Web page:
Rita had to hold me still while the instructor grasped my foot and lifted it away from my stomach, a move that resulted in instant relief — to everyone present.
It was suggested I try to sit in a “semi-lotus” position, simply folded, crossed legs, rather than attempt a full lotus.
Already wishing I’d driven myself here and could simply get up and leave, I apologized to the room in general and scrunched into a cross-legged sit.
From here we did some breathing through the nose and I was pretty good at that, I must say, though perhaps a little louder than the others.
The breathing was accompanied by lovely gestures with hands, floating from a prayer position to foreheads and out and around. I began to feel graceful and calm.
The other seated poses were beyond me, involving dramatic bends that resulted in noses pressed into the mats, or knees beside ears with ankles over the head on the floor (that was the “plow”, I think, and it reminded me of a movie I saw in Bangkok some years ago involving two women and a dwarf; images that were hard to shed and still sometimes haunt.) Whilst the members of the class obediently and without apparent discomfort bent themselves into various pretzel-like positions, I happily breathed through my nose and enjoyed the strange humming sounds, interspersed with bells, playing softly in the air.
Next, some standing poses. The first one made me feel yoga might become my favourite form of exercise: we stood with our feet apart and our hands at our sides. I did this one very well. Then, we put our arms straight up over our heads, hands clasped, forefingers pointing up, and feet together. Again, I was successful in achieving the asana and was doing exactly what the instructor had recommended; I was enjoying the sensation of my body being really good at this.
Without warning, the pose was changed. One foot was lifted from the floor, toes pointed down, and the lifted foot was placed on the inside of the opposite knee. Sound simple? Try it while standing with both arms stretched overhead with hands clasped and forefingers pointing and breathing through your nose. I lowered my arms, quit breathing, and still couldn’t do it, though I gamely kept trying.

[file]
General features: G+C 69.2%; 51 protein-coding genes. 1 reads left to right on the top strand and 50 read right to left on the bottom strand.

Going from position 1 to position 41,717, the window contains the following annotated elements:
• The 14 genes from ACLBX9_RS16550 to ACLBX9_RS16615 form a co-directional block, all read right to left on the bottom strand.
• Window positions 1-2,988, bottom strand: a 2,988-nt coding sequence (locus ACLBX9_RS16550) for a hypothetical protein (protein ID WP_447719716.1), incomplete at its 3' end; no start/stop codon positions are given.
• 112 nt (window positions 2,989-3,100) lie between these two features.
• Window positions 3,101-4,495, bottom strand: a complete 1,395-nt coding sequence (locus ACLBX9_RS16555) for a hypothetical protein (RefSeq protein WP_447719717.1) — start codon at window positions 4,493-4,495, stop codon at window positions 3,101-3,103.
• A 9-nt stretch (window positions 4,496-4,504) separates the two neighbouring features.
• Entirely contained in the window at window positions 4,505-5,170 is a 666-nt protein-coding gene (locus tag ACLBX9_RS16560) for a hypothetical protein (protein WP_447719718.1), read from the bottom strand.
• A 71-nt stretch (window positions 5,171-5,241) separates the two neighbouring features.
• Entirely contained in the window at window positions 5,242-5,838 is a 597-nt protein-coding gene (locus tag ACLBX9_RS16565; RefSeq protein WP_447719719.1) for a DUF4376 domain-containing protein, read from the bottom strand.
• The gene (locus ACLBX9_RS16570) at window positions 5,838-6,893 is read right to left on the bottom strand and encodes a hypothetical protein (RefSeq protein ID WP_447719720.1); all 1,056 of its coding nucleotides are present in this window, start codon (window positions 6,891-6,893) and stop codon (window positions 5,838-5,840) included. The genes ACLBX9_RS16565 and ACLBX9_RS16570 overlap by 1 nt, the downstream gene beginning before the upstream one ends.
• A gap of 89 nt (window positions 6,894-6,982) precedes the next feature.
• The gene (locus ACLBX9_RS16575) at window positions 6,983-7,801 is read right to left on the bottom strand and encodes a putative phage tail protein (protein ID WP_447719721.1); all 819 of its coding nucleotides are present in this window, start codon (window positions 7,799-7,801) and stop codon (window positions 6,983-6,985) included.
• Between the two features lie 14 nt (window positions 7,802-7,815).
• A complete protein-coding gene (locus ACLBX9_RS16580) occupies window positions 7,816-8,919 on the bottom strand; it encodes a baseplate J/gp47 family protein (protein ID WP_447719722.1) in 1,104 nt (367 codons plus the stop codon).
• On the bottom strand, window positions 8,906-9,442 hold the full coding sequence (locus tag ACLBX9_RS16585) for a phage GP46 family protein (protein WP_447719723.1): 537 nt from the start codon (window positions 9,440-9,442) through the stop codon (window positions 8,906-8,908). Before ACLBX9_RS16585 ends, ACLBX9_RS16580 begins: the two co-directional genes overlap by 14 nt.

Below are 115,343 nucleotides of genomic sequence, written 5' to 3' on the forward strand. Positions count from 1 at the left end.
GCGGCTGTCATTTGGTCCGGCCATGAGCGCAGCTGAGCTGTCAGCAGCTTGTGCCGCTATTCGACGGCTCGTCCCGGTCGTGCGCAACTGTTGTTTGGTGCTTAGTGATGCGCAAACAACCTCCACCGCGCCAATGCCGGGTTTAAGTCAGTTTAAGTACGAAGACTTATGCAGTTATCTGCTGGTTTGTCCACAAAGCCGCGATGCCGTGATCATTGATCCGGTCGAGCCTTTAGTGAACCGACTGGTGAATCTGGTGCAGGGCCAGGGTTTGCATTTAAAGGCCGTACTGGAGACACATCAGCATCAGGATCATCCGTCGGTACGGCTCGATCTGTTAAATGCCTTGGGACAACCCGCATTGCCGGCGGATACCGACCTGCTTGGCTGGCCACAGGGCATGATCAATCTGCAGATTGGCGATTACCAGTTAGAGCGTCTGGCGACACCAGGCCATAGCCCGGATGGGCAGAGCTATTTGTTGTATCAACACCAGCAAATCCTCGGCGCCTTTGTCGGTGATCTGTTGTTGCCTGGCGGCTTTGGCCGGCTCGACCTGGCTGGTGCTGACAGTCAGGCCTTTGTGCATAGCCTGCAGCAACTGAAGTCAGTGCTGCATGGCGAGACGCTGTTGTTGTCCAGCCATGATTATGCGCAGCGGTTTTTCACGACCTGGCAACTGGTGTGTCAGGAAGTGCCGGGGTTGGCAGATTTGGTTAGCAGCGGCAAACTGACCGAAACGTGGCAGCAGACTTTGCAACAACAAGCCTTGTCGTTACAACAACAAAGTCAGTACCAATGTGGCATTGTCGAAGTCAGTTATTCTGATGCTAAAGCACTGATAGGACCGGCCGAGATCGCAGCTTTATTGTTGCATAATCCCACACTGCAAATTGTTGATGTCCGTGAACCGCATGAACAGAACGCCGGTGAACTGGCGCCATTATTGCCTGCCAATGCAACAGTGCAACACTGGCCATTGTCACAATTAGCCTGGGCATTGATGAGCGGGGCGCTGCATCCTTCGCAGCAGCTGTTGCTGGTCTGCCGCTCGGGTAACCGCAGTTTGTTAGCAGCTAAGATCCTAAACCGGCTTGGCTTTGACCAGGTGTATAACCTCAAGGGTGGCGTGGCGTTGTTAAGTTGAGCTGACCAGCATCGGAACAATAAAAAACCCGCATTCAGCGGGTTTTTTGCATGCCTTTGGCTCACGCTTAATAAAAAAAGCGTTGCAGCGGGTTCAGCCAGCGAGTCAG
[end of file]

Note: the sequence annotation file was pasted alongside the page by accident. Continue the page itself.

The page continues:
When every member of the class except me then straightened that bent knee and lifted the leg to shoulder height, holding the foot with the corresponding hand and keeping the other hand outstretched — all happening while standing on one leg I felt my spirit softly break.
That sensation was instantly followed by more pain as I fell heavily to the floor.
Rita and the instructor had a whispered consultation and Rita drove me to the hotel. Observing a silent agreement not to discuss the class, we chatted about other things, like the dog I would get when Pete came home next time, and the weather.
When I got out of her car, so did she, coming around to give me a hug and to leave me with the words
“Those who want to sing will find a song” — a message that I am still puzzling over: what does it mean in regard to an aborted yoga class? Is it a yogic saying of encouragement? She sounded kind when she said it. Or was she suggesting I forgo yoga in favour of singing?
I have decided on my own message; one which I shall take to heart and live by from now on.
“Beware the jub jub bird and shun the frumious Bandersnatch.”
Heather Bennett is a writer
who lives in Watson Lake.